There was a collective sigh of relief among licensees and their accountants as the 31 December deadline for the new Annual Financial Reporting rolled by. But if you were one of the tens of thousands of licensees across Queensland who did not meet the minimum financial requirements for licensing, or who have not yet lodged your report. What now?
It was some comfort when the QBCC announced that they were giving licensees 12 months to get their financial health in order, however, as is always the case, there is a catch.
For SC1, SC2 and Category 1-3 licensees, the QBCC’s view is that those businesses “have less potential to cause catastrophic harm to the industry through financial failure” . For this reason these licensees, who do not comply with the MFR Regulation, “the QBCC will take an educative approach, provided the licensee is responsive to reasonable requests from the QBCC and does not have unpaid debts to subcontractors or other serious breaches of law” .
While not written in the regulatory guide, discussions with the QBCC have revealed, that if the licensee has breached their Maximum Allowable Turnover, then they will also not be eligible for the 12 month grace period.
The QBCC will take a more strict regulatory approach for licensees in categories 4-7 as they “are considered to have the potential to cause greater harm to the industry should financial failure occur due to their size and likelihood of working on larger projects with more subcontractors” .
What if you didn’t submit by the due date?
If you didn’t submit your annual financial report by 31 December 2019, the QBCC advises that you must still provide your annual financial information as soon as possible via the myQBCC portal.
If licensees in these categories (SC1, SC2 and Category 1-3) fail to provide any financial information pursuant to the MFR Regulation by the annual reporting day, the QBCC will generally adopt the following cascading actions, in order:
- The QBCC will make at least two attempts to contact the licensee after the annual reporting day has passed. Such contact may include telephone or email;
- The QBCC will notify the licensee of a proposed condition on its licence2 that no new contracts can be entered into until annual reporting is lodged3. However, such notification will not be given prior to 1 April 2020;
- The QBCC will impose the licence condition and give notice to show cause why the licence should not be suspended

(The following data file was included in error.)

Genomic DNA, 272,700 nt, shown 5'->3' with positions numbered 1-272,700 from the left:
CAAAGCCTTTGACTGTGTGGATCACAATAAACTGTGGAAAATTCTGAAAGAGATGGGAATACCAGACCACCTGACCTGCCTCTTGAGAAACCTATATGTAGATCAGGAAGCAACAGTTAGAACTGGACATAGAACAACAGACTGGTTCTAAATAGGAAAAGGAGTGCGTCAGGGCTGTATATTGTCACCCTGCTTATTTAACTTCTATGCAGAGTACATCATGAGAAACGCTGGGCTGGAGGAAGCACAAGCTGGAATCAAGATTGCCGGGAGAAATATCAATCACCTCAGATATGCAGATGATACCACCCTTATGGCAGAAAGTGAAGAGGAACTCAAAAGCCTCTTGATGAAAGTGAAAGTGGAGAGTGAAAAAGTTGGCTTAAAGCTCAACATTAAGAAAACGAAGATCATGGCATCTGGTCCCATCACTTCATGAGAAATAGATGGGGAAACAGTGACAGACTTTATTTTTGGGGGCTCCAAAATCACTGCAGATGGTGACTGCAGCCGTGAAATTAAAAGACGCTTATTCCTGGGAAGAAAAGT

- The licence will be suspended and a notice to show cause why the licence should not be cancelled will be given
- The licence will be cancelled .
So What Happens Now?
For the 2019 annual reporting day SC1, SC2 and category 1 to 3 licensees will be given 12 months, until 31 December 2020, to strengthen their businesses and meet the Minimum Financial Requirements (MFR) .
It is now half way through February. That leaves 10½ months for licensees to ensure they meet the requirements for licensing, or face suspension of their license. In reality though, as the reporting date is as at 30 June 2020, we suggest that licensees should be looking to have their position improving by the 30 June reporting date.
For licensees, it will be important to ask themselves some questions:
- Firstly, do you know if you fell short of the financial requirements?
- If so, do you know which requirements (Current Ratio and Net Tangible Assets) need to be improved & how to improve them?
- Then, what steps are you taking now to ensure you meet the requirements of your license category to support your Allowable Annual Turnover?
This can be very daunting for many licensees, so it is important for licensees to be working with their accountant as soon as possible to give themselves the maximum time to improve their financial position.
If you would like to discuss your financial position and compliance with the MFR, GTC Financial would love to help. Contact our office on 0749725177 to arrange a consultation.
Queensland Building and Construction Commission, "Minimum Financial Requirements (Annual Reporting) Regulatory Guide," 23 December 2019. [Online].